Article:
Kabile manor lands was originally owned by Heinrich von Soblech (around 1580). Duke Wilhelm gave this feud to Matthias II von der Recke in 1619. Manor became the property of Jochan Ditrich von Behr in 1687. Since 1810 it was owned by Count Heinrich von Keiserling, who sold this property to Otto von Lieven in 1854. After the death of his son Kabile manor was managed by widow Baroness von Wolf born von der Recke. She lost her rights on the lands of the manor after the agrarian reform in 1920.
Architectural complex of the manor developed since the 17th century. Oldest buildings of the complex are the old manor house (built in the 17th century) and the stable. Buildings are situated around the regularly shaped yard. Servants' houses were built in a distance from the main road to the yard. Current Baroque manor house was built for Eleonora von Behr in the 3rd quarter of the 18th century. In he White Hall still preserved one of the unique decorative interiors finishes of the Rococo period. There also have preserved decorations lied on at the time of reconstruction of the 60s of the 19th century.
Regularly shaped garden was made at the manor house in the 18th century. Later in the mid-19th century there was added landscape park with pond. Origins of the park were made by Count Heinrich von Keiserling and von Lieven continued planting different exotic trees and plants in the garden and wood park.References:
The Palazzo Colonna is a palatial block of buildings built in part over ruins of an old Roman Serapeum, and has belonged to the prestigious Colonna family for over twenty generations.
The first part of the palace dates from the 13th century, and tradition holds that the building hosted Dante in his visit to Rome. The first documentary mention notes that the property hosted Cardinal Giovanni and Giacomo Colonna in the 13th century. It was also home to Cardinal Oddone Colonna before he ascended to the papacy as Martin V (1417–1431).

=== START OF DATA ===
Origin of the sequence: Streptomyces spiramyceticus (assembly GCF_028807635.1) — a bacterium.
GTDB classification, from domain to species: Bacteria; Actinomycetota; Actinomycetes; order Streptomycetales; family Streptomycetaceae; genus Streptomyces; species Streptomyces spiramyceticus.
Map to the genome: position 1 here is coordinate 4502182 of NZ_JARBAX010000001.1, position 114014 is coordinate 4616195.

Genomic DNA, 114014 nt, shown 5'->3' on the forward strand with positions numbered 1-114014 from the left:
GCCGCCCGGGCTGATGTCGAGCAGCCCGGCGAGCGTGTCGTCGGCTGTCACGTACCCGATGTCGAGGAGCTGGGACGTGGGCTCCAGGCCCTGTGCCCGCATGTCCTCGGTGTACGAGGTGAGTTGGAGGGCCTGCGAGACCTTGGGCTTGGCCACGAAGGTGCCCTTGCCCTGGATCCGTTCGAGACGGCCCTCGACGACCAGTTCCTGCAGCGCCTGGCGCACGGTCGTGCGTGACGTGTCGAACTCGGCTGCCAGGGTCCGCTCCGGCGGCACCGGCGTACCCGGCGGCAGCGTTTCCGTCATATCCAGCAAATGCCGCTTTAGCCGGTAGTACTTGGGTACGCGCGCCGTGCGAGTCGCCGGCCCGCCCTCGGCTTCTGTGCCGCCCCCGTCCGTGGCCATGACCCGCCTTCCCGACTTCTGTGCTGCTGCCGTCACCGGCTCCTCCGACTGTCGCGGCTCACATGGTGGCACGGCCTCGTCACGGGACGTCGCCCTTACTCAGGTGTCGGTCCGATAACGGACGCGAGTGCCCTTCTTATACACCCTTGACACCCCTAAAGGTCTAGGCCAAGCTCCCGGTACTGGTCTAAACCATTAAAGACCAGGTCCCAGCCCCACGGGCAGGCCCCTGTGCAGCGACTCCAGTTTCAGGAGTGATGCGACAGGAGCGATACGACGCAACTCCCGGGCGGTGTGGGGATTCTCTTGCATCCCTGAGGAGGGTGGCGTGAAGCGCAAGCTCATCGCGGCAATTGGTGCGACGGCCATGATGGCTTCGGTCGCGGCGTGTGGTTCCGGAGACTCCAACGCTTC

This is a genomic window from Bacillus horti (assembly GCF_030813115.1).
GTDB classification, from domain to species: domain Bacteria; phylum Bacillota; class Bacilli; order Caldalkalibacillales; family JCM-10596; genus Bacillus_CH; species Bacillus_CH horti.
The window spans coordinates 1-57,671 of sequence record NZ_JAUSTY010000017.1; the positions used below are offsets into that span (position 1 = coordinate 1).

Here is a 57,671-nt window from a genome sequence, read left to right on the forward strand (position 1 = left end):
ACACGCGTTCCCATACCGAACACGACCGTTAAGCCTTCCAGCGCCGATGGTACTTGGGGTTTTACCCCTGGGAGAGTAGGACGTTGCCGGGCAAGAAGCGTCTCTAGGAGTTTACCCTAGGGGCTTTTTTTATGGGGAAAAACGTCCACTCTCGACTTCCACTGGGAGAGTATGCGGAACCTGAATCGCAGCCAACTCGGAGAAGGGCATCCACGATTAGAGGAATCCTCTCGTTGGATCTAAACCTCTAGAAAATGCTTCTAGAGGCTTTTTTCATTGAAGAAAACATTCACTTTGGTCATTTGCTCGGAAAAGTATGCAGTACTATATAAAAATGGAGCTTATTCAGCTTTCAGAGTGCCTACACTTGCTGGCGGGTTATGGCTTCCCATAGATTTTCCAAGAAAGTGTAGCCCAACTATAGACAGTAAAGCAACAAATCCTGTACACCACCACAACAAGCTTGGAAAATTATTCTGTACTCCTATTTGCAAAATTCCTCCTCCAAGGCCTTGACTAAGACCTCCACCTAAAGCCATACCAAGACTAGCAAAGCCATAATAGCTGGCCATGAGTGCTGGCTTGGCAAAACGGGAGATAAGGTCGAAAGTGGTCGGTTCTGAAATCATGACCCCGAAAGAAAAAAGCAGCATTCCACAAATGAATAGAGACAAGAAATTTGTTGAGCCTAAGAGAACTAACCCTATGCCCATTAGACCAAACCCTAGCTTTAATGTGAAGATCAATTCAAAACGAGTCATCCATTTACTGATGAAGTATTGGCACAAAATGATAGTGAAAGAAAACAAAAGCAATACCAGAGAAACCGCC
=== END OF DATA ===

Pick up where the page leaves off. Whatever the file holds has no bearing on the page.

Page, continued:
With his passing, the palace was sacked during feuds, and the main property passed into the hands of the Della Rovere family. It returned to the Colonna family when Marcantonio I Colonna married Lucrezia Gara Franciotti Della Rovere, the niece of pope Julius II. The Colonna"s alliance to the Habsburg power, likely protected the palace from looting during the Sack of Rome (1527).
Starting with Filippo Colonna (1578–1639) many changes have refurbished and create a unitary complex around a central garden. Architects including Girolamo Rainaldi and Paolo Marucelli labored on specific projects. Only in the 17th and 18th centuries were the main facades completed. Much of this design was completed by Antonio del Grande (including the grand gallery), and Girolamo Fontana (decoration of gallery). In the 18th century, the long low facade designed by Nicola Michetti with later additions by Paolo Posi with taller corner blocks (facing Piazza Apostoli) was constructed recalls earlier structures resembling a fortification.
The main gallery (completed 1703) and the masterful Colonna art collection was acquired after 1650 by both the cardinal Girolamo I Colonna and his nephew the Connestabile Lorenzo Onofrio Colonna and includes works by Lorenzo Monaco, Domenico Ghirlandaio, Palma the Elder, Salviati, Bronzino, Tintoretto, Pietro da Cortona, Annibale Carracci (painting of The Beaneater), Guercino, Francesco Albani, Muziano and Guido Reni. Ceiling frescoes by Filippo Gherardi, Giovanni Coli, Sebastiano Ricci, and Giuseppe Bartolomeo Chiari celebrate the role of Marcantonio II Colonna in the battle of Lepanto (1571). The gallery is open to the public on Saturday mornings.
The older wing of the complex known as the Princess Isabelle"s apartments, but once housing Martin V"s library and palace, contains frescoes by Pinturicchio, Antonio Tempesta, Crescenzio Onofri, Giacinto Gimignani, and Carlo Cesi. It contains a collection of landscapes and genre scenes by painters like Gaspard Dughet, Caspar Van Wittel (Vanvitelli), and Jan Brueghel the Elder.
Along with the possessions of the Doria-Pamphilij and Pallavacini-Rospigliosi families, this is one of the largest private art collections in Rome.